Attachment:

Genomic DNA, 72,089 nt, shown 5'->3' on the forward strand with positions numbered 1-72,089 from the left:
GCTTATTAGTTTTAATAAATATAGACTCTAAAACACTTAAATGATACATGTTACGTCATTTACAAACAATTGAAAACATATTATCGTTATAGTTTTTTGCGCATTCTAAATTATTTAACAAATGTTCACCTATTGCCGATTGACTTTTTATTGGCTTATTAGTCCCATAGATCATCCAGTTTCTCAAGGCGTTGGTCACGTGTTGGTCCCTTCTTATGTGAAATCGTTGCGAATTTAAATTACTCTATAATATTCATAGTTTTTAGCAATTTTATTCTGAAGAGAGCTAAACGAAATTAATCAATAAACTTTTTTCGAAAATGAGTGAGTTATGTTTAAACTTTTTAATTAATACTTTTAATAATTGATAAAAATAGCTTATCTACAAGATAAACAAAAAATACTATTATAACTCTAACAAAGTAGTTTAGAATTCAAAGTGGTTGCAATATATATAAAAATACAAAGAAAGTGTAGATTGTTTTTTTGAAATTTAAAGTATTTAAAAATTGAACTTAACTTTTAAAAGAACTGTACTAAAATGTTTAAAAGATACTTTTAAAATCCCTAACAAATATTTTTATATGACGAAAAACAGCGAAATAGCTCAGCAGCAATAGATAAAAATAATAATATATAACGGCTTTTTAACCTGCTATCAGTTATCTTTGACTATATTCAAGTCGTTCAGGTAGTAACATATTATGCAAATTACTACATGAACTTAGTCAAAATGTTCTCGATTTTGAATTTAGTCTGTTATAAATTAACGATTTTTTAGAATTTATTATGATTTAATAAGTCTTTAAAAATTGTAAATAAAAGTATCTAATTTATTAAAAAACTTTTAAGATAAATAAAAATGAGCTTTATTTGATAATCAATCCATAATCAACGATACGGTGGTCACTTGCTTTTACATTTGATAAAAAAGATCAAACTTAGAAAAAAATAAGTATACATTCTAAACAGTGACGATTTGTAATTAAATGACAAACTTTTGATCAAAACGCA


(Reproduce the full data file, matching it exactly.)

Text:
Genomic DNA, 72,089 nt, shown 5'->3' on the forward strand with positions numbered 1-72,089 from the left:
GCTTATTAGTTTTAATAAATATAGACTCTAAAACACTTAAATGATACATGTTACGTCATTTACAAACAATTGAAAACATATTATCGTTATAGTTTTTTGCGCATTCTAAATTATTTAACAAATGTTCACCTATTGCCGATTGACTTTTTATTGGCTTATTAGTCCCATAGATCATCCAGTTTCTCAAGGCGTTGGTCACGTGTTGGTCCCTTCTTATGTGAAATCGTTGCGAATTTAAATTACTCTATAATATTCATAGTTTTTAGCAATTTTATTCTGAAGAGAGCTAAACGAAATTAATCAATAAACTTTTTTCGAAAATGAGTGAGTTATGTTTAAACTTTTTAATTAATACTTTTAATAATTGATAAAAATAGCTTATCTACAAGATAAACAAAAAATACTATTATAACTCTAACAAAGTAGTTTAGAATTCAAAGTGGTTGCAATATATATAAAAATACAAAGAAAGTGTAGATTGTTTTTTTGAAATTTAAAGTATTTAAAAATTGAACTTAACTTTTAAAAGAACTGTACTAAAATGTTTAAAAGATACTTTTAAAATCCCTAACAAATATTTTTATATGACGAAAAACAGCGAAATAGCTCAGCAGCAATAGATAAAAATAATAATATATAACGGCTTTTTAACCTGCTATCAGTTATCTTTGACTATATTCAAGTCGTTCAGGTAGTAACATATTATGCAAATTACTACATGAACTTAGTCAAAATGTTCTCGATTTTGAATTTAGTCTGTTATAAATTAACGATTTTTTAGAATTTATTATGATTTAATAAGTCTTTAAAAATTGTAAATAAAAGTATCTAATTTATTAAAAAACTTTTAAGATAAATAAAAATGAGCTTTATTTGATAATCAATCCATAATCAACGATACGGTGGTCACTTGCTTTTACATTTGATAAAAAAGATCAAACTTAGAAAAAAATAAGTATACATTCTAAACAGTGACGATTTGTAATTAAATGACAAACTTTTGATCAAAACGCA